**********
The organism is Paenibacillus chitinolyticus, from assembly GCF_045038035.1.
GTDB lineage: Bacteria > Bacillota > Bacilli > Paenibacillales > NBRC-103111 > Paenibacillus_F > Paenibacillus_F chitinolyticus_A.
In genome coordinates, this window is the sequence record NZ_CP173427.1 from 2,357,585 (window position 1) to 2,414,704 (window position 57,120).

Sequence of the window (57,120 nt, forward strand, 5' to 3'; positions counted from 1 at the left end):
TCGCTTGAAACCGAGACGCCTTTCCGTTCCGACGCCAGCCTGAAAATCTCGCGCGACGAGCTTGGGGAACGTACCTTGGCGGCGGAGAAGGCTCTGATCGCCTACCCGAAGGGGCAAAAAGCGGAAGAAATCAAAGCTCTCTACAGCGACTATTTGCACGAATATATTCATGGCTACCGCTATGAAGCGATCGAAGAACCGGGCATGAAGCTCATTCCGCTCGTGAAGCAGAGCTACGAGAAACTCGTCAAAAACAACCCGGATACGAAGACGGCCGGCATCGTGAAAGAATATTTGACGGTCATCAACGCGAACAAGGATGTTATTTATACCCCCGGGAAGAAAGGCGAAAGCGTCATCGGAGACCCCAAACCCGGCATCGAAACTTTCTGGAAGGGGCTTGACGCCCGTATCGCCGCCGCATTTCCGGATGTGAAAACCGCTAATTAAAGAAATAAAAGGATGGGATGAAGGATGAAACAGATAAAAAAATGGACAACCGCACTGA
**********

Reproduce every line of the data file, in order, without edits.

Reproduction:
The organism is Paenibacillus chitinolyticus, from assembly GCF_045038035.1.
GTDB lineage: Bacteria > Bacillota > Bacilli > Paenibacillales > NBRC-103111 > Paenibacillus_F > Paenibacillus_F chitinolyticus_A.
In genome coordinates, this window is the sequence record NZ_CP173427.1 from 2,357,585 (window position 1) to 2,414,704 (window position 57,120).

Sequence of the window (57,120 nt, forward strand, 5' to 3'; positions counted from 1 at the left end):
TCGCTTGAAACCGAGACGCCTTTCCGTTCCGACGCCAGCCTGAAAATCTCGCGCGACGAGCTTGGGGAACGTACCTTGGCGGCGGAGAAGGCTCTGATCGCCTACCCGAAGGGGCAAAAAGCGGAAGAAATCAAAGCTCTCTACAGCGACTATTTGCACGAATATATTCATGGCTACCGCTATGAAGCGATCGAAGAACCGGGCATGAAGCTCATTCCGCTCGTGAAGCAGAGCTACGAGAAACTCGTCAAAAACAACCCGGATACGAAGACGGCCGGCATCGTGAAAGAATATTTGACGGTCATCAACGCGAACAAGGATGTTATTTATACCCCCGGGAAGAAAGGCGAAAGCGTCATCGGAGACCCCAAACCCGGCATCGAAACTTTCTGGAAGGGGCTTGACGCCCGTATCGCCGCCGCATTTCCGGATGTGAAAACCGCTAATTAAAGAAATAAAAGGATGGGATGAAGGATGAAACAGATAAAAAAATGGACAACCGCACTGA